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GM REPORT: The Power of Investment PDF Print E-mail

February 2017
by Sabine Rhyne, General Manager

In the words of the International Cooperative Alliance (established in 1895), “Cooperatives are based on the values of self-help, self-responsibility, democracy, equality, equity, and solidarity.” If there were ever a moment for reflection on, and the expression of, those deep and impactful values, now would be one of those moments.

So, to review, still in the words of the ICA: co-ops in general, and our Co-op in particular, were created “by associations of individuals to meet their common

economic, social, and cultural needs and aspirations through a jointly-owned and democratically controlled enterprise.” Yes, you and I, and the families and staff who persevered in developing our Co-op over 41 years, are part of a living, breathing creation built on common investment. A creation that today is vastly intertwined with our community, both local and global. Internationally, we support other associations of individuals, farmer co-ops, by buying and selling fairly traded goods, often from tropical parts of the world devastated by profiteering countries and corporations. Although often reduced to the murmur of a fair-trade certification logo on a package or bulk bin, the effects of prioritizing this path for our dollars are real and measurable in the well-being of those collaborative economic enterprises. We choose to invest in as small a way as our chocolate purchase, and that matters. 

Locally, we devote lots of shelf space, marketing dollars, and energy to the large numbers of producers and farmers who work so hard to make a living in 21st century New England. In a year when overall store sales growth was just under 2%, local sales grew over 9% more than the prior year, with over 450 local vendors in all categories. Although we continue to push ourselves to do better, nearly $4 million in commerce to local producers is not chump change, at least not to us. This is an investment that matters in so many ways, from working with schoolchildren to value local food and nutrition, to supporting a wide variety of farmers and producers, all committed to economic, social, and cultural betterment, just like Brattleboro Food Co-op shareholder owners and founders.
I mentioned in a recent column that we had noticed a significant uptick in the number of people who were signing up to be shareholder-owners of our Co-op. Since July, our average number of new shareholders is up 40% per month as compared to the previous two years. These people, some of whom are new to the area and recognize that the Co-op is a community hub and a way or place to meet their neighbors, and others who have shopped in the Co-op for years but only recently decided to invest in our community enterprise. I am thrilled and hopeful about this, as I am convinced that we represent community in a very real way to these new member-owners. This is investment that matters to those of us working to improve and extend your community marketplace further into our social, economic, and cultural world. It also matters to those who have not yet seen fit to invest. They may see or hear about this trend and be curious about what we are doing here, on lower Main Street. They may look around at what is happening in our world, and heed the call to be actively engaged in their community. They see that the Co-op may hold a key to something special, something vital, something worth their investment, whether it’s time, money, or thoughtful curiosity.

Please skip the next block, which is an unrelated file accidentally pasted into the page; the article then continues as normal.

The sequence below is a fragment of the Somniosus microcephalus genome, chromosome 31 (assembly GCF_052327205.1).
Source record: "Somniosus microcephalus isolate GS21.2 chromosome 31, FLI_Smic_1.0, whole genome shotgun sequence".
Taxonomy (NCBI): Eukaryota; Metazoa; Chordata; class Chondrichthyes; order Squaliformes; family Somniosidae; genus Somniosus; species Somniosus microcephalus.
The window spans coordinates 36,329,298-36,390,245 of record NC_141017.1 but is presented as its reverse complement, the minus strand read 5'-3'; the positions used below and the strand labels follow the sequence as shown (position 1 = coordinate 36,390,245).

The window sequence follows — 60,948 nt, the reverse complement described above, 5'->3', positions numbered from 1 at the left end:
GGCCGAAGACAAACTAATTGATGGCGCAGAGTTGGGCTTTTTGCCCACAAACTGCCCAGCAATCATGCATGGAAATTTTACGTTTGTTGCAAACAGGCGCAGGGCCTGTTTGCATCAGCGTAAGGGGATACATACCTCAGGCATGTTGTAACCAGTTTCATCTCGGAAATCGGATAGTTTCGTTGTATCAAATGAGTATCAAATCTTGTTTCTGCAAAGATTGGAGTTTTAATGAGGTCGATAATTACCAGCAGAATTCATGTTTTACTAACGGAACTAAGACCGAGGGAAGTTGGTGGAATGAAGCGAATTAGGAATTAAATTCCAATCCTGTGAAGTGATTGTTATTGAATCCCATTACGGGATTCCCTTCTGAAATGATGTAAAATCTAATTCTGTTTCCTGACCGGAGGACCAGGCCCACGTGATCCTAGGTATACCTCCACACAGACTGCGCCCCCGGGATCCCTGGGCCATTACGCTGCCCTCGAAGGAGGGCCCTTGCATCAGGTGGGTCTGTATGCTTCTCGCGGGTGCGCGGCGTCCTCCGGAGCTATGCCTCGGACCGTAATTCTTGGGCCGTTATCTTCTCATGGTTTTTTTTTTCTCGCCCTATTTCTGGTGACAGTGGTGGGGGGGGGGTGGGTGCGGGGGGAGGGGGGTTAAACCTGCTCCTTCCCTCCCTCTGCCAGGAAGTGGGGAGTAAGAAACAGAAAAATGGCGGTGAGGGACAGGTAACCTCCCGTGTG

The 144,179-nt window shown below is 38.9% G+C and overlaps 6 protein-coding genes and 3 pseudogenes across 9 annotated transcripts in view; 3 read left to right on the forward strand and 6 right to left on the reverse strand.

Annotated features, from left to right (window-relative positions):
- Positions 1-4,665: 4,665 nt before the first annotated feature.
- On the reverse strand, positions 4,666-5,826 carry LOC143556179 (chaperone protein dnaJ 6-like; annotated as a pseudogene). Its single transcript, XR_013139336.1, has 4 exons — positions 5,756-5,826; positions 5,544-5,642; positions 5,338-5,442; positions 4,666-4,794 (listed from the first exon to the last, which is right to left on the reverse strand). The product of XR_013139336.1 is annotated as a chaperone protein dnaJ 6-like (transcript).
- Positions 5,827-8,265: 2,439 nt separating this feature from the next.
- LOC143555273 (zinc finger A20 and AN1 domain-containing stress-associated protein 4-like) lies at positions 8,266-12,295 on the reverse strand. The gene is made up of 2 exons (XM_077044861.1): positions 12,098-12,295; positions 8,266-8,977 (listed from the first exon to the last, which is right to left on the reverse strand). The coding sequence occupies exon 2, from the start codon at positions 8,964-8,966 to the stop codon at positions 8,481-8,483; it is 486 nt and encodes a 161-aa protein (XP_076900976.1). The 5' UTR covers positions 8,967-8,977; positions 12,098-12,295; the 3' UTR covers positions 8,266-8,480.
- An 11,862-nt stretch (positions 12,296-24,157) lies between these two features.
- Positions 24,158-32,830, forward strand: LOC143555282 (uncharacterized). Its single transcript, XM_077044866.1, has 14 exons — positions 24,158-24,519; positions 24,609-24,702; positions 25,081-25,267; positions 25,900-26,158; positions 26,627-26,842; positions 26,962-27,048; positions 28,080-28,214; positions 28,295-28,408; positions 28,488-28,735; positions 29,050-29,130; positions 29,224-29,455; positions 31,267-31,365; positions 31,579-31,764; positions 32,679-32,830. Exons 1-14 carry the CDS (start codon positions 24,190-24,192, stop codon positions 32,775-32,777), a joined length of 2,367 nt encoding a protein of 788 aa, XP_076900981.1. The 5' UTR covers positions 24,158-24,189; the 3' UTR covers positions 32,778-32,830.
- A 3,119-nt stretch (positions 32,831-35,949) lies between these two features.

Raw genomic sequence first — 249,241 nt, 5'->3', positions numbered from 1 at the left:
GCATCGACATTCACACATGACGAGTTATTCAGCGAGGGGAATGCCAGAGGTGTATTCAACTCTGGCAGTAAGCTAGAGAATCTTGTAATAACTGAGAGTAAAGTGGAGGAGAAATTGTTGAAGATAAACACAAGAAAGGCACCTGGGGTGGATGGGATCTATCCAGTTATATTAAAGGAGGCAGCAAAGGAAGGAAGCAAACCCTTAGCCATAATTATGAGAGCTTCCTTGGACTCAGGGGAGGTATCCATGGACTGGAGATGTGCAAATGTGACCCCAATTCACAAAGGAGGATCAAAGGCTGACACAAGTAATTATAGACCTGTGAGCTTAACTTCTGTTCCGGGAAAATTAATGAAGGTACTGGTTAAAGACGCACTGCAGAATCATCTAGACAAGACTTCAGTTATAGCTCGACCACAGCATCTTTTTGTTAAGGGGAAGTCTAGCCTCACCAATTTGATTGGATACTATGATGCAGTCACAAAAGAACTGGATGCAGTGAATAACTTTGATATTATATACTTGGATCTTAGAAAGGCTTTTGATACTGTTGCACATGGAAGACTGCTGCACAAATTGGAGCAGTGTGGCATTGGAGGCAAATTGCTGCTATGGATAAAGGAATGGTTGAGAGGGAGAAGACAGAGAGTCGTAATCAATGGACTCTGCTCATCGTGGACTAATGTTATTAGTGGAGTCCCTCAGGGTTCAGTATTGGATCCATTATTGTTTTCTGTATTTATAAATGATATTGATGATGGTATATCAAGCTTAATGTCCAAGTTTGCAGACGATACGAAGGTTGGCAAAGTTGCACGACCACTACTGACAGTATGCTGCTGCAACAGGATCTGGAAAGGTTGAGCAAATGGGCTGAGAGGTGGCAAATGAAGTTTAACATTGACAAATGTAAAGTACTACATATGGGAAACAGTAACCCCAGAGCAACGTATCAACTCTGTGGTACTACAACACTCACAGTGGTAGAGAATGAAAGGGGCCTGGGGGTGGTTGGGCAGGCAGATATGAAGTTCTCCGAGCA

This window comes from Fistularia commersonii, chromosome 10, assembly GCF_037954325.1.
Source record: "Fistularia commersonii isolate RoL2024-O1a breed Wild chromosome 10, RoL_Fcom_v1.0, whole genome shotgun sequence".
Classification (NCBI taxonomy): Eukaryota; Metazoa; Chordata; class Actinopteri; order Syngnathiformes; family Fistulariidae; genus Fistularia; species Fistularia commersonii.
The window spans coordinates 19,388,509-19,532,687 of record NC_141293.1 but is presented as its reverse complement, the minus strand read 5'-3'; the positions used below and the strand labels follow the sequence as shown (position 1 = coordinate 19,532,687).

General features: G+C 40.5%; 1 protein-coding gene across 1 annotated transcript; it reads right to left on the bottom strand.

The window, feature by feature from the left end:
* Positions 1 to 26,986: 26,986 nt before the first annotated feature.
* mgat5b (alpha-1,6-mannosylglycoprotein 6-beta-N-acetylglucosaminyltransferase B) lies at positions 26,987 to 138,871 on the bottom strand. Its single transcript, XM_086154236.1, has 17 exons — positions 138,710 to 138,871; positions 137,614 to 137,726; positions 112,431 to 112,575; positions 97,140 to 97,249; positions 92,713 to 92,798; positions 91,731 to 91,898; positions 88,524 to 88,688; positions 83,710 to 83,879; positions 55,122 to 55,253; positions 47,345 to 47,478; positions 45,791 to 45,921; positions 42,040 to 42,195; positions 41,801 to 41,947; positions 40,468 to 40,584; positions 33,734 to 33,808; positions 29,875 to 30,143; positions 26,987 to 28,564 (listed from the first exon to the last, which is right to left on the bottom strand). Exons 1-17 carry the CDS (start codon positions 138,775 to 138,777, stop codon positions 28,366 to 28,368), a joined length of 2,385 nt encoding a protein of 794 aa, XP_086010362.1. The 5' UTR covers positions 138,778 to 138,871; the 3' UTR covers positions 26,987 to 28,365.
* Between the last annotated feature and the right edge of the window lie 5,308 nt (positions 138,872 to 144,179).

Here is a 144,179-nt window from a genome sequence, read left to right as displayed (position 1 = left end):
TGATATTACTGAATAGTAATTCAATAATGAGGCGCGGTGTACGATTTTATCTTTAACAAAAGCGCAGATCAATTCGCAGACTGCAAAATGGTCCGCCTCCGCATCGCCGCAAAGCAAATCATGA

For the last two Januarys, I have held a series of meetings for our Co-op’s steadfast and patient shareholder lenders. We have asked that group, who represent some of our number who live their values by literally investing in their community cooperative, to stand by and wait for us to reach the level of performance where we can reasonably return their investment without endangering our fragile financial progress. I am humbled by their generosity and extraordinary forbearance, time and time again. Ken, our Finance and IT Manager, and I present our data, with our prognostication of repayment, and answer questions of all kinds about our business and what we have observed. We inevitably get lots of ideas and suggestions about ways to address some of the challenges that we face, usually good-humoredly and thoughtfully. This year, I was able to speak with a few folks after the meetings who told me their “Co-op story,” how they became involved with our Co-op, and how they utilize it now. One couple, who drive two hours to shop here, told me about their long-standing tradition of “Co-op Date Night,” where they come to Brattleboro several times a year for a meal, fill up two shopping carts with their groceries, and head back home. Others admitted being in the Co-op four or five times a week over the holiday period, shopping for their various family units coming to visit. “We’re doing our part,” they chuckle. And yes, they certainly are, well aware that this support and commitment can only mean good things for their community and their cooperative.
Being part of your cooperative is an opportunity for you to “be your best self,” to quote a dear board member. This is a creative enterprise, involved in the details of food production, relationships with community organizations, individual education and empowerment, and more. In short, this is a radically different way to be involved with food production in our society. You can achieve that by doing little more than prioritizing your purchases in our market, but also by getting involved, as deeply or as lightly as you wish. Investment takes many forms, and we welcome them all.